August 10, 2022
Helium shortage pops Nebraska football’s red balloons tradition
The University of Nebraska is ending its tradition of fans releasing red balloons at football games, citing a global helium shortage amid rampant inflation. Athletic director Trev Alberts announced on his monthly radio show that the university will no longer provide the balloons for fans to release after the first Cornhuskers touchdown at home football…

The University of Nebraska is ending its tradition of fans releasing red balloons at football games, citing a global helium shortage amid rampant inflation.

Athletic director Trev Alberts announced on his monthly radio show that the university will no longer provide the balloons for fans to release after the first Cornhuskers touchdown at home football games, KMTV Omaha reported Monday. The tradition dates back to the 1960s.

“As we looked into it as an athletic department, it became pretty clear that there’s a very limited supply of helium and [it] was going to be hard to get,” Mr. Alberts said. “So we made the decision to end that tradition this year.”

The former Nebraska linebacker said the university is “working really hard on some alternatives” in time for its Sept. 3 home opener against North Dakota in Lincoln’s Memorial Stadium.

According to Mr. Alberts, administrators told the athletic department that the University of Nebraska Medical Center in Omaha needs the helium for medical purposes.

Economists said Wednesday that the helium shortage has arisen from production bottlenecks in the U.S. and global supply chain problems that have delayed imports.

“The most immediate cause of the shortage is a shutdown of the Cliffside helium facility in Texas,” said Victor Claar, an economist who teaches at Florida Gulf Coast University. “The facility is operated by the federal government’s Bureau of Land Management and has been closed since January due to a leak. The leak adds insult to injury since the facility was closed for four months last year.”

Sam Kain, a finance professor at Walsh College in Michigan, said prices have also risen in recent years because Pennsylvania-based Air Products has acquired a monopoly on the nation’s helium reserve.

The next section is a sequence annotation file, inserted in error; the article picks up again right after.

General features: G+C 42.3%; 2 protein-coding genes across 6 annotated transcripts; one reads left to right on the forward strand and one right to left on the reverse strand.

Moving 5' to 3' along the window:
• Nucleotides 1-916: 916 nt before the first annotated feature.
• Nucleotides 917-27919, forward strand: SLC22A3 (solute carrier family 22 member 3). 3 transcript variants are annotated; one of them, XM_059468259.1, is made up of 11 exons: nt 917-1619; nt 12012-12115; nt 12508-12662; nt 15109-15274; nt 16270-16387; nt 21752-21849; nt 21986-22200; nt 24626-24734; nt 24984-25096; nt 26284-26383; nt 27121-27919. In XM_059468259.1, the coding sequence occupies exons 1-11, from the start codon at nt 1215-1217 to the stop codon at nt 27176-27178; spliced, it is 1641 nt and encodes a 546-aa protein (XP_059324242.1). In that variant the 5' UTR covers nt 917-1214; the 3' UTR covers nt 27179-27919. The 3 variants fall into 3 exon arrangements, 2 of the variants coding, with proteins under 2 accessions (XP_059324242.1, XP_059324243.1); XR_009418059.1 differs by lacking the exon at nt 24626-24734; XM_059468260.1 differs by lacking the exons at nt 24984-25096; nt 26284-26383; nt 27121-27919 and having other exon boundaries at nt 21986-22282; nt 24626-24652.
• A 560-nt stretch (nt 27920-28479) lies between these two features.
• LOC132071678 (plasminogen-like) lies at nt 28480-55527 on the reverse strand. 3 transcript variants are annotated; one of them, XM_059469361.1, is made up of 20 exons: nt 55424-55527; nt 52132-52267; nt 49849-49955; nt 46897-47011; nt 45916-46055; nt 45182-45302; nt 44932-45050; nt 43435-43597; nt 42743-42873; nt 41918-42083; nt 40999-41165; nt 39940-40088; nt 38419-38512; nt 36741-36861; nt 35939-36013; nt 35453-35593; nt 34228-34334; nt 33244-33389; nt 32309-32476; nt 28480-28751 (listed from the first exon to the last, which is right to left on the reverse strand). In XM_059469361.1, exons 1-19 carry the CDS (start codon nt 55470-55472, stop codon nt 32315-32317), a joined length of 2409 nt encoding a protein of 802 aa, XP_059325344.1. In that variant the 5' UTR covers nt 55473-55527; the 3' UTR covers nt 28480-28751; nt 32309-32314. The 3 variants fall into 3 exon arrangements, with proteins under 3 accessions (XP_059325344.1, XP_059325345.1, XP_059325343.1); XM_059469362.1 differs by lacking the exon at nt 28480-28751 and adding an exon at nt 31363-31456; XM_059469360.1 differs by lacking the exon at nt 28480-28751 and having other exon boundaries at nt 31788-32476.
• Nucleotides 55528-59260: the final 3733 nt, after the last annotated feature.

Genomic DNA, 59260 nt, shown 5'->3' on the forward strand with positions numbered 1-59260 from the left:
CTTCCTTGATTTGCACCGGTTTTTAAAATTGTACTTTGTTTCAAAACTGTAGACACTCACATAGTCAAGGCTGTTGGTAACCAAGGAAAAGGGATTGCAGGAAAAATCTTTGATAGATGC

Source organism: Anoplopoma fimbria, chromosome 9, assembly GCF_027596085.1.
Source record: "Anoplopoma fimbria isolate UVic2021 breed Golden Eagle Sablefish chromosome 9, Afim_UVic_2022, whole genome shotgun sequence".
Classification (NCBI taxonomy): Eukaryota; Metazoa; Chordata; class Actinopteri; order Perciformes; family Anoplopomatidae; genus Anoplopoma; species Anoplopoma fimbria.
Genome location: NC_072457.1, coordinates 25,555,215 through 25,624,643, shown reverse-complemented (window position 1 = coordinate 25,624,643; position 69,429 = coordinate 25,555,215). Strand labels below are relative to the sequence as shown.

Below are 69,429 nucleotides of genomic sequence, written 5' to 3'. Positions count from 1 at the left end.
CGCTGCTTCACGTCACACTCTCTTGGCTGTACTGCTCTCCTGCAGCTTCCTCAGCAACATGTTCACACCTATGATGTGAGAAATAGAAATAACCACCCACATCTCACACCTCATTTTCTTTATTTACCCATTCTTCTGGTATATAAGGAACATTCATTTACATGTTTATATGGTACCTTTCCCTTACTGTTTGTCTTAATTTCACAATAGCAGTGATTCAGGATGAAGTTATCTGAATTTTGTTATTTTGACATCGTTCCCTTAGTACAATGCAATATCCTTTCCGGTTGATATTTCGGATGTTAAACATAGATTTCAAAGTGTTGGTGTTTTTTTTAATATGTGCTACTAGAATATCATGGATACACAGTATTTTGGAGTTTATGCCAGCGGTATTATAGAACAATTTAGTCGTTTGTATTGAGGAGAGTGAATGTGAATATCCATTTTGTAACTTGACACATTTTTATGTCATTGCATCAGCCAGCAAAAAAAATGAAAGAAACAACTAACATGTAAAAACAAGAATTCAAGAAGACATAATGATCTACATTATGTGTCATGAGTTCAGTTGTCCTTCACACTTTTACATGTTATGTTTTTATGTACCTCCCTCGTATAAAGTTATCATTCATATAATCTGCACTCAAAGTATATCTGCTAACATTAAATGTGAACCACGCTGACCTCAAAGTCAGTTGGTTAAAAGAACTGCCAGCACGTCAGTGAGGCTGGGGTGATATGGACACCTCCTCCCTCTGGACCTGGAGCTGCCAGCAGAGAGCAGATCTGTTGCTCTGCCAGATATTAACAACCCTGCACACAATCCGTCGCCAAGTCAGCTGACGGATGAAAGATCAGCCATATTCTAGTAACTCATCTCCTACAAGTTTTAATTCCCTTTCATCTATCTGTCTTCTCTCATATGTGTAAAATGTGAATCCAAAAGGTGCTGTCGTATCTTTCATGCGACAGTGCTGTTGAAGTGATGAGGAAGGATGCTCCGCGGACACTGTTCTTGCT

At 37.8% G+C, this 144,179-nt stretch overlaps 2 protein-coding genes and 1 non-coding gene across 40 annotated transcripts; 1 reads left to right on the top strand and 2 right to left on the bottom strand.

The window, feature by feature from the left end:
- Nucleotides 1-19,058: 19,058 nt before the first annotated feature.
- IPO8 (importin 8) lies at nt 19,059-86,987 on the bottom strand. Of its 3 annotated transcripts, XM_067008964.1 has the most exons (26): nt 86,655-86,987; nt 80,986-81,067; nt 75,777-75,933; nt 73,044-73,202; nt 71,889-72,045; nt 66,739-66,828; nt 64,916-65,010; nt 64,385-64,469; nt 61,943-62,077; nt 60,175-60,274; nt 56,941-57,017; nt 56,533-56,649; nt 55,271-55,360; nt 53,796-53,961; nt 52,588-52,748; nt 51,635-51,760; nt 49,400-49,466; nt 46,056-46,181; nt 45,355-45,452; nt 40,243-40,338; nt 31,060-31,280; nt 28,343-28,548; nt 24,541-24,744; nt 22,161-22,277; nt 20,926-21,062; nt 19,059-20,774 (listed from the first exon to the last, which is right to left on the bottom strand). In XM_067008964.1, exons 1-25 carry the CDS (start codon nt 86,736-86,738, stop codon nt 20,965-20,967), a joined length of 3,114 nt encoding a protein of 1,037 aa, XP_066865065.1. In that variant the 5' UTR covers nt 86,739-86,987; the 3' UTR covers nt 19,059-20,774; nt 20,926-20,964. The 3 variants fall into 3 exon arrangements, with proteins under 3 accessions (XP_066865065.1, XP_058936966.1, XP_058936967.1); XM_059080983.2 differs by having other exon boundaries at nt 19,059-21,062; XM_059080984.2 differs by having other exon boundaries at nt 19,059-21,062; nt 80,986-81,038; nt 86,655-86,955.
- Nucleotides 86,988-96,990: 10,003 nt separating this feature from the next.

In 2013, Congress voted to start auctioning off a portion of the reserve each year to the highest bidder, with Air Products buying up a lot of it.

“Virtually granting monopoly to one company always results in market distortions,” Mr. Kain said. “Discouraging competition will result in those same distortions. Monopolistic producers will lower production to increase prices.”

Air Products did not respond immediately to a request for comment.

Helium is one of several natural energy byproducts that have risen in price and decreased in availability amid pandemic-era inflation. Rising oil prices have led in recent months to price increases for plastics, resin, gasoline and diesel fuel.

Economists say the price and availability of products like helium balloons will not level off until Americans buy less of them.

“The question is when will consumers respond to the higher prices and reduce their demand. Until then, prices will likely keep rising,” said Christine McDaniel, a former assistant deputy secretary of the Treasury.

Ryan Young, a senior fellow at the libertarian Competitive Enterprise Institute, said Americans may be surprised to see what else they can no longer afford this year.

“Inflation is like water: It gets everywhere,” Mr. Young said.

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